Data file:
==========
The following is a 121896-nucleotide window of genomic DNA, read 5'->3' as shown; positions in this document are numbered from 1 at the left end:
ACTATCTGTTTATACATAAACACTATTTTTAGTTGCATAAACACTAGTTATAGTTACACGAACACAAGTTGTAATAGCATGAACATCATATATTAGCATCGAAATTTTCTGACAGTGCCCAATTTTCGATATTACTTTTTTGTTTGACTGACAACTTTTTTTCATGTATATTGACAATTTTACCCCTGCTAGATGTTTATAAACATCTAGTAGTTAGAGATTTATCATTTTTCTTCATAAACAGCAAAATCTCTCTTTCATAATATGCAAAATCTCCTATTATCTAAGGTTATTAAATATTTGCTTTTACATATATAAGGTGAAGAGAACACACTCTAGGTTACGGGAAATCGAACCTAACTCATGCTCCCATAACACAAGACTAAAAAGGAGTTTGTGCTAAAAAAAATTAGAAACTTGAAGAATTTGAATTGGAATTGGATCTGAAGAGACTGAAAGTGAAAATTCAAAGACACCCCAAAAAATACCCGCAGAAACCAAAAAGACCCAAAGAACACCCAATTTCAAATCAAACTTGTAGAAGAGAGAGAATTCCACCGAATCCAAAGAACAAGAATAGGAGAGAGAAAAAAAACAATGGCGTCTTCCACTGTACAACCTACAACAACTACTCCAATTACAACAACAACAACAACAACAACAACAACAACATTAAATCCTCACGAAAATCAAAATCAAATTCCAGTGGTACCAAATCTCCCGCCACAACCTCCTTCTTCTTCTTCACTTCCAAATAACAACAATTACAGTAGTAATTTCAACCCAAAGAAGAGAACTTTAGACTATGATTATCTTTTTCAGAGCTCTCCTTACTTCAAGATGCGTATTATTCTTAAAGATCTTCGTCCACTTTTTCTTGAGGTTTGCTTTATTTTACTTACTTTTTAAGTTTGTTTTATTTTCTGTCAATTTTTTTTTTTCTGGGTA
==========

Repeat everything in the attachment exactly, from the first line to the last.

The following is a 121896-nucleotide window of genomic DNA, read 5'->3' as shown; positions in this document are numbered from 1 at the left end:
ACTATCTGTTTATACATAAACACTATTTTTAGTTGCATAAACACTAGTTATAGTTACACGAACACAAGTTGTAATAGCATGAACATCATATATTAGCATCGAAATTTTCTGACAGTGCCCAATTTTCGATATTACTTTTTTGTTTGACTGACAACTTTTTTTCATGTATATTGACAATTTTACCCCTGCTAGATGTTTATAAACATCTAGTAGTTAGAGATTTATCATTTTTCTTCATAAACAGCAAAATCTCTCTTTCATAATATGCAAAATCTCCTATTATCTAAGGTTATTAAATATTTGCTTTTACATATATAAGGTGAAGAGAACACACTCTAGGTTACGGGAAATCGAACCTAACTCATGCTCCCATAACACAAGACTAAAAAGGAGTTTGTGCTAAAAAAAATTAGAAACTTGAAGAATTTGAATTGGAATTGGATCTGAAGAGACTGAAAGTGAAAATTCAAAGACACCCCAAAAAATACCCGCAGAAACCAAAAAGACCCAAAGAACACCCAATTTCAAATCAAACTTGTAGAAGAGAGAGAATTCCACCGAATCCAAAGAACAAGAATAGGAGAGAGAAAAAAAACAATGGCGTCTTCCACTGTACAACCTACAACAACTACTCCAATTACAACAACAACAACAACAACAACAACAACAACATTAAATCCTCACGAAAATCAAAATCAAATTCCAGTGGTACCAAATCTCCCGCCACAACCTCCTTCTTCTTCTTCACTTCCAAATAACAACAATTACAGTAGTAATTTCAACCCAAAGAAGAGAACTTTAGACTATGATTATCTTTTTCAGAGCTCTCCTTACTTCAAGATGCGTATTATTCTTAAAGATCTTCGTCCACTTTTTCTTGAGGTTTGCTTTATTTTACTTACTTTTTAAGTTTGTTTTATTTTCTGTCAATTTTTTTTTTTCTGGGTA